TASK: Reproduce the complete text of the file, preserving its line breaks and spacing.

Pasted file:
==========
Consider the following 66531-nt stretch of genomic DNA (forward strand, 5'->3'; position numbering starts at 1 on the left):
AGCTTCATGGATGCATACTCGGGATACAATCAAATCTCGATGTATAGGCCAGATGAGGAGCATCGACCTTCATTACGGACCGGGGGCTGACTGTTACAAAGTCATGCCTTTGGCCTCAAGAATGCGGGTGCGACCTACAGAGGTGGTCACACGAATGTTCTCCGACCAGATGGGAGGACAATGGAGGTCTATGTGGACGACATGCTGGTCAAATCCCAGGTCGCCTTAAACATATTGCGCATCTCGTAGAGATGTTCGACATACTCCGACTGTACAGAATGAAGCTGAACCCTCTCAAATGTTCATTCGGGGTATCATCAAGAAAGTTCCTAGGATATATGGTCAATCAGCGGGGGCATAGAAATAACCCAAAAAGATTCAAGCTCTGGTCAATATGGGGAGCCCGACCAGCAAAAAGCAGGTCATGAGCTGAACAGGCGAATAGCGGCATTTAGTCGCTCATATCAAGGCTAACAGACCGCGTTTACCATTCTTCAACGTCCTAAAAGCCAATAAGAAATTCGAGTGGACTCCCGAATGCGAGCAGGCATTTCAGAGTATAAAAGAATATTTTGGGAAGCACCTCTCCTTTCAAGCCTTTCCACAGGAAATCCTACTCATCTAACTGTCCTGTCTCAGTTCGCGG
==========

Consider the following 66531-nt stretch of genomic DNA (forward strand, 5'->3'; position numbering starts at 1 on the left):
AGCTTCATGGATGCATACTCGGGATACAATCAAATCTCGATGTATAGGCCAGATGAGGAGCATCGACCTTCATTACGGACCGGGGGCTGACTGTTACAAAGTCATGCCTTTGGCCTCAAGAATGCGGGTGCGACCTACAGAGGTGGTCACACGAATGTTCTCCGACCAGATGGGAGGACAATGGAGGTCTATGTGGACGACATGCTGGTCAAATCCCAGGTCGCCTTAAACATATTGCGCATCTCGTAGAGATGTTCGACATACTCCGACTGTACAGAATGAAGCTGAACCCTCTCAAATGTTCATTCGGGGTATCATCAAGAAAGTTCCTAGGATATATGGTCAATCAGCGGGGGCATAGAAATAACCCAAAAAGATTCAAGCTCTGGTCAATATGGGGAGCCCGACCAGCAAAAAGCAGGTCATGAGCTGAACAGGCGAATAGCGGCATTTAGTCGCTCATATCAAGGCTAACAGACCGCGTTTACCATTCTTCAACGTCCTAAAAGCCAATAAGAAATTCGAGTGGACTCCCGAATGCGAGCAGGCATTTCAGAGTATAAAAGAATATTTTGGGAAGCACCTCTCCTTTCAAGCCTTTCCACAGGAAATCCTACTCATCTAACTGTCCTGTCTCAGTTCGCGG